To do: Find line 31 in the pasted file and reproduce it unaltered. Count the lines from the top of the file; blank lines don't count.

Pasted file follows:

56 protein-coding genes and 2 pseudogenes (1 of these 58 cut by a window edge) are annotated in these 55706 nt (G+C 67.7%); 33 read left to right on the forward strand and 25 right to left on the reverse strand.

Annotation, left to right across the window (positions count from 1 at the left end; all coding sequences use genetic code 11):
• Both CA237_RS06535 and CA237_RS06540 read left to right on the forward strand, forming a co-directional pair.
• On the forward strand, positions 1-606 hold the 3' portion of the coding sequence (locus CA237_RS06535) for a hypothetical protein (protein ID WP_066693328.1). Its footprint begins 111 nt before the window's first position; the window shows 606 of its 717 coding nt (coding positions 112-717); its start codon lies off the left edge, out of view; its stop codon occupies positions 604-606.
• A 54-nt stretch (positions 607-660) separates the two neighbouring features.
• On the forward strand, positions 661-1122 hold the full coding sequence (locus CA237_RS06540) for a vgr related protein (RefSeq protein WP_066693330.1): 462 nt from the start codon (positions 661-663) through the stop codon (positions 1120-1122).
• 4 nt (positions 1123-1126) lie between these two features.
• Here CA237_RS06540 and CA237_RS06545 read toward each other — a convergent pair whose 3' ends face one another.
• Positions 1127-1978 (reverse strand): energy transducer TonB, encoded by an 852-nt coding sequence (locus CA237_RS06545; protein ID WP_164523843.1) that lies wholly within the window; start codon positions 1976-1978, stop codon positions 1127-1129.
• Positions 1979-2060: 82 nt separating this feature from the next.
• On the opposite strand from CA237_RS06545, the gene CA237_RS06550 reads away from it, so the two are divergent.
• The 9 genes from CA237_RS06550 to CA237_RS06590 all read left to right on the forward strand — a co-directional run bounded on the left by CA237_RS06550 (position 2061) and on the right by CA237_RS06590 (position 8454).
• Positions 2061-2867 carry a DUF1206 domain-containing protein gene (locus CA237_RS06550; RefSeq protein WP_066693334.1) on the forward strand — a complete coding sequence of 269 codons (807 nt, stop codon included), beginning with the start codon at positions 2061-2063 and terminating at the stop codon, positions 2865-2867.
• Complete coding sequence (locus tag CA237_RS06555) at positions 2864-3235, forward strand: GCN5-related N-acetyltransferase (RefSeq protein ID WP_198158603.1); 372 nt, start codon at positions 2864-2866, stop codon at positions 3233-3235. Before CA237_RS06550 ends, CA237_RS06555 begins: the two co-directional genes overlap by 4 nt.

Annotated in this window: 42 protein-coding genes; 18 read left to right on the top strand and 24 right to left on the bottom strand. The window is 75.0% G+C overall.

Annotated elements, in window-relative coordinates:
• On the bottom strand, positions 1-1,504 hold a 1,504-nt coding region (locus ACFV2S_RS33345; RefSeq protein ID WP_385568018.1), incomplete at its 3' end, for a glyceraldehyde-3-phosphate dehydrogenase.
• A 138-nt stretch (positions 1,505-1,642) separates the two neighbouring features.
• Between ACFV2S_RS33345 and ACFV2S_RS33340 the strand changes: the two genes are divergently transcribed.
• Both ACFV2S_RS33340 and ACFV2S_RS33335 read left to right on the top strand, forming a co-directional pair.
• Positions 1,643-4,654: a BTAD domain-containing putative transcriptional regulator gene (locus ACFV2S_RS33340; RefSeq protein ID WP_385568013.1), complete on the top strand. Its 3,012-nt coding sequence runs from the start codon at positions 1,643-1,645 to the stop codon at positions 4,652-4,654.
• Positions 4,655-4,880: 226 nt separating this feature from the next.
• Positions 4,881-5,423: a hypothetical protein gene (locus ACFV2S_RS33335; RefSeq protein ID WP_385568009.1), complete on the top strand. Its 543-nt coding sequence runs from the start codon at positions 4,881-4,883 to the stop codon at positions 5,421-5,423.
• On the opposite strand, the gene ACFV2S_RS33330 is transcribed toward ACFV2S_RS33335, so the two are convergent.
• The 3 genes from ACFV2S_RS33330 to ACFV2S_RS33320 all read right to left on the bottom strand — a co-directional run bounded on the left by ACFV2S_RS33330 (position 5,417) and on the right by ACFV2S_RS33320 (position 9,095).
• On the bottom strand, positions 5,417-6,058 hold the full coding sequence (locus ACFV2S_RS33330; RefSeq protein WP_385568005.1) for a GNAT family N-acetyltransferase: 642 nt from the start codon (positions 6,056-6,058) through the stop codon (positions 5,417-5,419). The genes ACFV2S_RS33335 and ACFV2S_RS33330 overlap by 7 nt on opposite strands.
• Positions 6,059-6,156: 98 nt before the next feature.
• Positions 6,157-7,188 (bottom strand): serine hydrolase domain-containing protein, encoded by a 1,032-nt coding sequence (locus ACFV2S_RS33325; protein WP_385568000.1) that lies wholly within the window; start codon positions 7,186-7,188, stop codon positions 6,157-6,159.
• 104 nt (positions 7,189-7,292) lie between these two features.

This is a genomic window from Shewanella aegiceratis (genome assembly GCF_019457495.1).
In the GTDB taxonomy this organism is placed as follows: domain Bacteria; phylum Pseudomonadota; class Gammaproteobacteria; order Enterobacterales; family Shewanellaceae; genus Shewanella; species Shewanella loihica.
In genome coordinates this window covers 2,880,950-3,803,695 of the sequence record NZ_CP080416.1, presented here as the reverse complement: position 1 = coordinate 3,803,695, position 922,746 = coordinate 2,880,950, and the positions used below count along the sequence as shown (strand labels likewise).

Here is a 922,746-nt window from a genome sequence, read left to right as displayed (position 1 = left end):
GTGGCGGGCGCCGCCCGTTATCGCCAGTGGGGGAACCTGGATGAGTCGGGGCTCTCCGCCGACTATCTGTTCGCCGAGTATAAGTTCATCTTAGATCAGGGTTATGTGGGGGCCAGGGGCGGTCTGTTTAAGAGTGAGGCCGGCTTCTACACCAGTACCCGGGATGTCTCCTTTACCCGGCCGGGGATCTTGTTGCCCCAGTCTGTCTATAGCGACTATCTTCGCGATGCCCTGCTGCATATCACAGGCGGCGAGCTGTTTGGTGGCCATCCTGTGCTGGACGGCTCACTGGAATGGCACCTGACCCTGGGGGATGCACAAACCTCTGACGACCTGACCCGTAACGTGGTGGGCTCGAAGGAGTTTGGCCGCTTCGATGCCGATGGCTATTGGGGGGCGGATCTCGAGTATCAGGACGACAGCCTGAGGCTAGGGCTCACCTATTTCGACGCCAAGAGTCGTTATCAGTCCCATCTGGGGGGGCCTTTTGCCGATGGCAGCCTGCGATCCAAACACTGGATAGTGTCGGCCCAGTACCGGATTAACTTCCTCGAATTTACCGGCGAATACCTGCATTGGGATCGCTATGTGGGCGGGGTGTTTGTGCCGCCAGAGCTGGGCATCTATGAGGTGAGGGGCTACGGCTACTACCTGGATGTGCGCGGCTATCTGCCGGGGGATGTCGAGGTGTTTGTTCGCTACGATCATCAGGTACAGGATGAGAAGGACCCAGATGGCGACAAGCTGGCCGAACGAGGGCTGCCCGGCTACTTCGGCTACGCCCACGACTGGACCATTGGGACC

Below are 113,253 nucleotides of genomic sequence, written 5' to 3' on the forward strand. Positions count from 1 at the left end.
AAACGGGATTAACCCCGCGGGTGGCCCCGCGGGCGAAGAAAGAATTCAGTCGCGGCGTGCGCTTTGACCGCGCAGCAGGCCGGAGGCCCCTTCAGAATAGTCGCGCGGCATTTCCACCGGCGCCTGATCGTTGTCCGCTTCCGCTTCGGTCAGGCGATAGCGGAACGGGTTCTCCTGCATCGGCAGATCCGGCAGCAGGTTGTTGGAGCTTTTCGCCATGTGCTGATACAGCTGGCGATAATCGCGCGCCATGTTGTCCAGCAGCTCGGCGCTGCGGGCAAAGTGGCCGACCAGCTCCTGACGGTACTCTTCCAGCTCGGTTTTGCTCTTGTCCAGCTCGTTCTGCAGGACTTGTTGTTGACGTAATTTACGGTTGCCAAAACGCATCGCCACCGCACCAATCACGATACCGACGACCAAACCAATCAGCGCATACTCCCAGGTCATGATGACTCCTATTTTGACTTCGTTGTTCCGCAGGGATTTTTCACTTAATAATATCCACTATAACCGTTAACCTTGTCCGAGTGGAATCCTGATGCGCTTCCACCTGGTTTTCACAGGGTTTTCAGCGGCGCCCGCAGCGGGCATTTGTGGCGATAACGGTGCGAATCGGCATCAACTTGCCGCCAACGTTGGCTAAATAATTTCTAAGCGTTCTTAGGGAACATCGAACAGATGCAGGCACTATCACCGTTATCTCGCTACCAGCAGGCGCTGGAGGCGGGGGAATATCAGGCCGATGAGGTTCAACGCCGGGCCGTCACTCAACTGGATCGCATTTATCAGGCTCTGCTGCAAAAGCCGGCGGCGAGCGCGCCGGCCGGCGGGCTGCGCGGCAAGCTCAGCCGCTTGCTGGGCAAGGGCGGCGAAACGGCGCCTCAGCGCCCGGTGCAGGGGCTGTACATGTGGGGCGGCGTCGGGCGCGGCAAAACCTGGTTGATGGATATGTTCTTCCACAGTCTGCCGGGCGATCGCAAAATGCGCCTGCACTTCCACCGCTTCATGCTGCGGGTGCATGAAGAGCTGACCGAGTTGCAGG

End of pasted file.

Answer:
In the GTDB taxonomy this organism is placed as follows: domain Bacteria; phylum Pseudomonadota; class Gammaproteobacteria; order Enterobacterales; family Shewanellaceae; genus Shewanella; species Shewanella loihica.